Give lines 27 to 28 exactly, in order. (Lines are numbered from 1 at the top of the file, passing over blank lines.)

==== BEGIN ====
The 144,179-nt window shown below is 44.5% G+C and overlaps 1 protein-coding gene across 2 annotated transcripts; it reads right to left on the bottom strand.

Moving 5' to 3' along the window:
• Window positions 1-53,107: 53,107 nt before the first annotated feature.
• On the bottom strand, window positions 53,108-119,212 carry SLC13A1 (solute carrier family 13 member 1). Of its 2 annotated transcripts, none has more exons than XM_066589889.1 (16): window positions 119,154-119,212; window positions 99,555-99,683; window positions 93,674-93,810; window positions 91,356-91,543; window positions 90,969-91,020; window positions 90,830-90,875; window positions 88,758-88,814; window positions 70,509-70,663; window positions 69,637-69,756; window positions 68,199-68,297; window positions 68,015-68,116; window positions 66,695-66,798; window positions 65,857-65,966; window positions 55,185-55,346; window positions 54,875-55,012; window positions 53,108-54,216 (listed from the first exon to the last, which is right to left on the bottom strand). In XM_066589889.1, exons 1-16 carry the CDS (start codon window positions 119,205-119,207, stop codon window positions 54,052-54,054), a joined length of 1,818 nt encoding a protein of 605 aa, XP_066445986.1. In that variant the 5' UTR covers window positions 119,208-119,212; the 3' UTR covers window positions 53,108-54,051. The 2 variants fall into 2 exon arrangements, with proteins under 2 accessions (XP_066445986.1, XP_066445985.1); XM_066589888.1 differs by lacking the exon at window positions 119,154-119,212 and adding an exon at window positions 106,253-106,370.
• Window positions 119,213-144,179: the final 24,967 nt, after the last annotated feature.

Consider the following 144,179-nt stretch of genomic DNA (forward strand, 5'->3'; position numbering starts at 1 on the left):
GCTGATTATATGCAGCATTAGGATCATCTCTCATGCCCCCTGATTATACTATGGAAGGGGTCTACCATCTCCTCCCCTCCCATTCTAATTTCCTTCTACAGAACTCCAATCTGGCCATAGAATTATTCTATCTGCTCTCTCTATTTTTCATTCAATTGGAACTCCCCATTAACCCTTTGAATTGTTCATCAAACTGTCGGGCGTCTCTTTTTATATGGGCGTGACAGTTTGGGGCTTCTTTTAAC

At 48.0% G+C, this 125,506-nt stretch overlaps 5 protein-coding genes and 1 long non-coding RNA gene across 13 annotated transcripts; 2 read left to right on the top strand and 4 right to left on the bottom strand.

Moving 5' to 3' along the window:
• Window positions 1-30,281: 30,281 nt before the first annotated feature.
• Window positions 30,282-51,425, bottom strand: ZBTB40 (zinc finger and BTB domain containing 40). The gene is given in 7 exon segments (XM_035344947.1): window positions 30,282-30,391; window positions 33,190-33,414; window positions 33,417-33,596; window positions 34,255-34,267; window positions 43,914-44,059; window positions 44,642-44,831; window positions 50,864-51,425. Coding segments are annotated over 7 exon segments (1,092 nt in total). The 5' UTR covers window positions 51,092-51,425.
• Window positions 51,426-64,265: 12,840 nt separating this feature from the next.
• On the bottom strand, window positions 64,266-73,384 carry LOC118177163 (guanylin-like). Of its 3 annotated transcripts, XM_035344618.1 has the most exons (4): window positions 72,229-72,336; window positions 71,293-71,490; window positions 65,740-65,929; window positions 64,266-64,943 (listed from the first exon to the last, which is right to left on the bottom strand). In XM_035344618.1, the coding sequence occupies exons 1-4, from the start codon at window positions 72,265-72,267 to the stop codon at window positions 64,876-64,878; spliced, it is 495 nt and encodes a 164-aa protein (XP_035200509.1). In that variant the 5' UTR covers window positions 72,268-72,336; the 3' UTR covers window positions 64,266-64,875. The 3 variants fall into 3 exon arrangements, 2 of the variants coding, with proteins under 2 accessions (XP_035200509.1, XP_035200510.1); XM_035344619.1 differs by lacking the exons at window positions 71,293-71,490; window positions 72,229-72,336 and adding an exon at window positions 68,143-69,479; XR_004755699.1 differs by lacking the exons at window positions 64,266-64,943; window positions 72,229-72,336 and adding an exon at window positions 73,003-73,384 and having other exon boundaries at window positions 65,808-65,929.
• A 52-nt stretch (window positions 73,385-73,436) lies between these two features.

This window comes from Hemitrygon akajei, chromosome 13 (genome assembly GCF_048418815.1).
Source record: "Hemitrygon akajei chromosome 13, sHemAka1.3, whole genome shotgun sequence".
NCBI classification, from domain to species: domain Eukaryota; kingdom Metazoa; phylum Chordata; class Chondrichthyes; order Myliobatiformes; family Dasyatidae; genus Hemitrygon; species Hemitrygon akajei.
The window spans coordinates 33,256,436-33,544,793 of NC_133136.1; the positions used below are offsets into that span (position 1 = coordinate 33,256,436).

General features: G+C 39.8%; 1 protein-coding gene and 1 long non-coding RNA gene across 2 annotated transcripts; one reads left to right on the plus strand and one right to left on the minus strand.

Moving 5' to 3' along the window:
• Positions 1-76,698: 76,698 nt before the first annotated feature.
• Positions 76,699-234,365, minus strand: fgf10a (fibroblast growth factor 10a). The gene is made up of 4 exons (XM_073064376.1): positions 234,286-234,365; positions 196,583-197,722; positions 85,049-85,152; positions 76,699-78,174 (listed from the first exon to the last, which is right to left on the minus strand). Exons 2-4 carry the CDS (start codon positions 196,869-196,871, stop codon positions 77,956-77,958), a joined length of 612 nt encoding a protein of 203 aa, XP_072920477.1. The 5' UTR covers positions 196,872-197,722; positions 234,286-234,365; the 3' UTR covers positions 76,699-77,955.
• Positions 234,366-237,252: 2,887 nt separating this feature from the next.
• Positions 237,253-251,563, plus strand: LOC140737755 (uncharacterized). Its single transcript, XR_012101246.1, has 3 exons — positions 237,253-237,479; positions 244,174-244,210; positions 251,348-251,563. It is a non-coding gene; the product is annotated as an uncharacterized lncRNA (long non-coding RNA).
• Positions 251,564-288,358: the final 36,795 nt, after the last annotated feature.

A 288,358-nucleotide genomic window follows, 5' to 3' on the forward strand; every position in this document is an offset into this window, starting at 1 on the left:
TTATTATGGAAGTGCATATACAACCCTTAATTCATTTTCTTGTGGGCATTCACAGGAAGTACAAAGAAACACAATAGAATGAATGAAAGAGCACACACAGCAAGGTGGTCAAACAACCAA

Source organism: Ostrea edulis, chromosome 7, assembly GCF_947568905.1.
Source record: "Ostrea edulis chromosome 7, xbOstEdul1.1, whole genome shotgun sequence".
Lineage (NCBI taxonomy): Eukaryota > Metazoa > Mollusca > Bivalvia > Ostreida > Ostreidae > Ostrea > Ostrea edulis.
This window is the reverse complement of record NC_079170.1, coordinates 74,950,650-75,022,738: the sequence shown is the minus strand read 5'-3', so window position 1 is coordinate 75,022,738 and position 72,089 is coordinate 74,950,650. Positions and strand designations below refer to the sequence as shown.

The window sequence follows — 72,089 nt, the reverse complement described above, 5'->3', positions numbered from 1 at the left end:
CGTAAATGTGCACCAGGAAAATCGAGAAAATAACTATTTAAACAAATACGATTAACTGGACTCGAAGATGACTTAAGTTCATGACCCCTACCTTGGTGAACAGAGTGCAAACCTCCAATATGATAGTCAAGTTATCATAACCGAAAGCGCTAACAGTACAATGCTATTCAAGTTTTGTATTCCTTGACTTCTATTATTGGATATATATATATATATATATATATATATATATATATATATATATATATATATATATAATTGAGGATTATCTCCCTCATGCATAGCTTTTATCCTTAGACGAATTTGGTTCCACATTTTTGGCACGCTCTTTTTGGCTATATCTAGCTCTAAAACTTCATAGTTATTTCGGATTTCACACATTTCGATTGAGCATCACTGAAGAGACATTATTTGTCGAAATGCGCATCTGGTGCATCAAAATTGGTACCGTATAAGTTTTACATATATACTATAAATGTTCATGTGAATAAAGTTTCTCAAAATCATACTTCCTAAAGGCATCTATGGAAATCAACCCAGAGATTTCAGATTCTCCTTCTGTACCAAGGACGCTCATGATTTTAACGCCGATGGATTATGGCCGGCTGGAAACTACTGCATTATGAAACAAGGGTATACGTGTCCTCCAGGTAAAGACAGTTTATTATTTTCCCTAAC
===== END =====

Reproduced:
TTATTATGGAAGTGCATATACAACCCTTAATTCATTTTCTTGTGGGCATTCACAGGAAGTACAAAGAAACACAATAGAATGAATGAAAGAGCACACACAGCAAGGTGGTCAAACAACCAA

Source organism: Ostrea edulis, chromosome 7, assembly GCF_947568905.1.